Friday, January 12, 2024

Back to WWII gaming

 Happy New Year and welcome back to my humble blog. 

It has been a while since I played any Bolt Action… a long while, more than five years in fact but have finally dug out my 28mm forces and decided to have a few games. I am using forces I painted up for the Italian campaign and getting used to the rules again playing some solo games.

Kent and I had quite a few games of Bolt Action mainly with first edition which we house ruled a fair bit to mitigate some of the dodgier aspects of the ruleset but had only a smattering of 2nd edition games under our belts.

I’ve decided to have a few games focused on the Italian Campaign 1943-44 and it is in this area that I think that Bolt action shines- along with the War in the Pacific, both of which I don’t think Flames of War does a very good job of representing.

I have never rated Bolt Action as a tournament game, too many dodgy things that can be exploited in the rules (and the various lists) but played with like minded people in the right spirit with appropriately themed and matched armies (I detect a slight hint of unconscious bias there) it can be a lot of fun and lends itself to solo gaming quite nicely too- that way I am guaranteed to get an opponent playing with a similar expectations of what they want out of the game.

Anyway, I dragged out some of my old terrain the other day and have had a couple of solo games to get used the rules and discovered that I missed World War Two gaming more than I realised so am keen to get a few more games in.

28mm German forces for the Italian Front

My plan is to concentrate on the campaign in Italy 1943-45, which is where most of my Bolt action armies have been themed for. It’s a bit different to the games set in NW Europe  an LW Germany where many players seem to focus an oft neglected sideshow both in the actual war (Rome was liberated 5 June 1944 and D-Day became the world focus the following day) but is a very interesting campaign, with a range of nationalities including Chech, Free French, South African’s Pole, Kiwi’s, Indians an many others along with the usual protagonists. As I said above Bolt Action lens itself quite nicely to this theatre where the terrain was often mountainous and the poor boy infantry slogged their way up the Peninsula. Along with the most well known battles of Salerno, Anzio, Cassino there were many other bloody battles fought in 43-45 as the allies sought to fought their way up the Italian Peninsula. I recall as a young lad of maybe 14 or 15 reading a book on Monte Cassino and being enamoured then spending several weeks scratch-building ruined buildings, preparing then running a game based on the Māori battalion’s attack on Cassino and the railway station- featuring my old Airfix pontoon bridge as well several buckets of fine shingle from my father’s garden path… ah good times.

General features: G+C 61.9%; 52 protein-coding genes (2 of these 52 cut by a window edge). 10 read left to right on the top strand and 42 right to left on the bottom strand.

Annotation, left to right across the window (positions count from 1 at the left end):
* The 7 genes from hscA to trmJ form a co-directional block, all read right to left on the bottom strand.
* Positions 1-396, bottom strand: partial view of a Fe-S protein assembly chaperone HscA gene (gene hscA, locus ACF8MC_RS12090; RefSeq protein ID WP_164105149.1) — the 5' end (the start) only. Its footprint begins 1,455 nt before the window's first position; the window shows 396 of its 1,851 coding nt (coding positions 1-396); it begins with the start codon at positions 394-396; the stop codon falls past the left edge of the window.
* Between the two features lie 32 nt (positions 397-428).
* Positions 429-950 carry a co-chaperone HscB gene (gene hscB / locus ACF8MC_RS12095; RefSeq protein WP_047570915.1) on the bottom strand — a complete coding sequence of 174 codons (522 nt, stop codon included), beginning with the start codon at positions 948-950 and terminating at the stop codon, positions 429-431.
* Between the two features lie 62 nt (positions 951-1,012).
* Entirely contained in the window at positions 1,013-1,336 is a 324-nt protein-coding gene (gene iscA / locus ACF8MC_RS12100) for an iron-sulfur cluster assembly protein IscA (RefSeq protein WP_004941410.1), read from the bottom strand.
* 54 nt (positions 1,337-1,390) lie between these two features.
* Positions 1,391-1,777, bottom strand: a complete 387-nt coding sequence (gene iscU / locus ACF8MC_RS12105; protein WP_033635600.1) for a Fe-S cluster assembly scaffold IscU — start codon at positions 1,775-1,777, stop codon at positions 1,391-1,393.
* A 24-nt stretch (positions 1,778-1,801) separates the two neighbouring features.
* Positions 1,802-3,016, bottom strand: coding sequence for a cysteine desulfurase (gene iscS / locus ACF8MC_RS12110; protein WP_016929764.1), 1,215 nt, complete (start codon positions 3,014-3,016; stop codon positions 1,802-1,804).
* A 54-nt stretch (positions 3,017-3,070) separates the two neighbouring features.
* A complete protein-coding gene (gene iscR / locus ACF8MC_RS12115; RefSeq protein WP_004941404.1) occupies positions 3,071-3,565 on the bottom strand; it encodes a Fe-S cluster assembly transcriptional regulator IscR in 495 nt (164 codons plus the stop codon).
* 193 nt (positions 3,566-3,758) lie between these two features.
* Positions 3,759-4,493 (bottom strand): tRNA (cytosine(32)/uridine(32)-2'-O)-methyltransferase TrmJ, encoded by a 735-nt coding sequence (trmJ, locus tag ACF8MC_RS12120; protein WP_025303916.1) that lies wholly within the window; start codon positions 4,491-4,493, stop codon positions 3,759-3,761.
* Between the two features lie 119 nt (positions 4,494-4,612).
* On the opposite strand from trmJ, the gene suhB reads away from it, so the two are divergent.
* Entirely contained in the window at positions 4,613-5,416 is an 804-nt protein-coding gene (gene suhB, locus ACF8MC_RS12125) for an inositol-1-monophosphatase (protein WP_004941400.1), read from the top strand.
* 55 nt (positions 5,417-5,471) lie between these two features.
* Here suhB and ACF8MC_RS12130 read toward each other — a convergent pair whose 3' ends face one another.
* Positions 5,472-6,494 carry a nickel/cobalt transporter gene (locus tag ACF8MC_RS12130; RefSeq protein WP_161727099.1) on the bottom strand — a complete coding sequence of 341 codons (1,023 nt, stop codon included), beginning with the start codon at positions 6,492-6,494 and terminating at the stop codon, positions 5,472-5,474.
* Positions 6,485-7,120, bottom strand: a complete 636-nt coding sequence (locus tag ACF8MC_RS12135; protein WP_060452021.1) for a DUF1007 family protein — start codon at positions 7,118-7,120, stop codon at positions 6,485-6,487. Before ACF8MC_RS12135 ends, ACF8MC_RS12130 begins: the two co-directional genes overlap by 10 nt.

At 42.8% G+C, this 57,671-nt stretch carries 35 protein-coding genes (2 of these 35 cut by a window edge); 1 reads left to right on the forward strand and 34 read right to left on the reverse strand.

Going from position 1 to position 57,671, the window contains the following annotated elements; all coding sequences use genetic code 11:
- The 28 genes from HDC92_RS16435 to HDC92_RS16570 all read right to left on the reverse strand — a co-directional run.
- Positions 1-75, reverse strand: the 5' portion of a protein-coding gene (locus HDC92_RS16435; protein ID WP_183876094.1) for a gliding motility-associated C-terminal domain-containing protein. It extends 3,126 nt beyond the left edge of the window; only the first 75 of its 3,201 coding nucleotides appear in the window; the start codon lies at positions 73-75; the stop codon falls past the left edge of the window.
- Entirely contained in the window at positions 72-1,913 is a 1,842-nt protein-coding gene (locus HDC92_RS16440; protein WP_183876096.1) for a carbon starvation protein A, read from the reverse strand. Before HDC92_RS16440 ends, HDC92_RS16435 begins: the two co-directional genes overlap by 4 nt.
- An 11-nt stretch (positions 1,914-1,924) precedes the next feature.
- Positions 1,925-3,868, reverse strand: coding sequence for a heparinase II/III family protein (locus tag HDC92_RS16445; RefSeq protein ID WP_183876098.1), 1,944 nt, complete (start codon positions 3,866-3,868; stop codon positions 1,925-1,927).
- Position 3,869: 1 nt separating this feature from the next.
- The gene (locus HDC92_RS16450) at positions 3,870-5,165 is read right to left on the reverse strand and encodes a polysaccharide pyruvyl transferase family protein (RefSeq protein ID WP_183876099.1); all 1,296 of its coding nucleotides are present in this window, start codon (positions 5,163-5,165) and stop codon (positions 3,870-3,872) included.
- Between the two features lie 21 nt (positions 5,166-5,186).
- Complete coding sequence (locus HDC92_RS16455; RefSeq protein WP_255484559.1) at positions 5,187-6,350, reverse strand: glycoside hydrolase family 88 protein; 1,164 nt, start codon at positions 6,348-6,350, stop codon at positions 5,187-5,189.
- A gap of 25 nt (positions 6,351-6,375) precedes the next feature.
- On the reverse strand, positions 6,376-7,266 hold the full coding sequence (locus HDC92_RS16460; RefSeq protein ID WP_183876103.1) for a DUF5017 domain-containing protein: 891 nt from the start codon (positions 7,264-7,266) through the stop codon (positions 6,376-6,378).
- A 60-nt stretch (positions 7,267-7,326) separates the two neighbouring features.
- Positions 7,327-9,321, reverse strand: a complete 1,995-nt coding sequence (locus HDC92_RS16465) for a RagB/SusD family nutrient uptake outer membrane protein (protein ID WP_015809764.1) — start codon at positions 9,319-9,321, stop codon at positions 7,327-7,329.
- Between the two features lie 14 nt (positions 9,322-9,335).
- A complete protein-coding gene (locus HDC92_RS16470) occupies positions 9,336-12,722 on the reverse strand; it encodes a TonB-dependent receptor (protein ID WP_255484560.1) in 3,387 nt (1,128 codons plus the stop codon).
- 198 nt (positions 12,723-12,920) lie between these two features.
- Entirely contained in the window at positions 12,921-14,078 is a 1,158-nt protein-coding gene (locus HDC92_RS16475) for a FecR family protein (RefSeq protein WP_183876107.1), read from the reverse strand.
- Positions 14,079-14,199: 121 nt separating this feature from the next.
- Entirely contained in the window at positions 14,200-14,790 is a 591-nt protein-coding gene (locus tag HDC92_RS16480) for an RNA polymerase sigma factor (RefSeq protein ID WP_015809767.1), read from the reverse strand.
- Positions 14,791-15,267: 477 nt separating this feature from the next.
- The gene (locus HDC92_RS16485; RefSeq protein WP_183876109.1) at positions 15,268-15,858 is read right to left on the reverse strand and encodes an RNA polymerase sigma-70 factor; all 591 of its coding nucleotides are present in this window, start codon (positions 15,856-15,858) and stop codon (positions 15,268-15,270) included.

Free French- manily using Artisan Designs figures. 

I have a bit of a mission ahead, going though old terrain, making some new stuff including some new pillboxes and fortifications.

I’ve had a couple of solo game of Bolt Action to reacquaint myself with the rules and have purchased myself some more Rubicon Shermans to support my Free French (what can I say they are on special) an hope to sort out a small campaign in the near future. I will try ot post a a few updates on this much too neglected these days blog but have made a couple of videos of my first solo games so far.

Battle #1- Free French vs Panzer Grenadiers

Battle #2: Free French vs Panzer Grenadiers

My Free French needed some more armoured support in the shape of Sherman Vs so grabbed a few while on special the other day. I have  a wee job ahead of me...

Finally, Jeff Plowman's The Battles for Monte Cassino then and now is an absolute treasure trove for anyone wanting to game Monte Cassino. It is one of my favourite books in my collection and can't recommend it highly enough.


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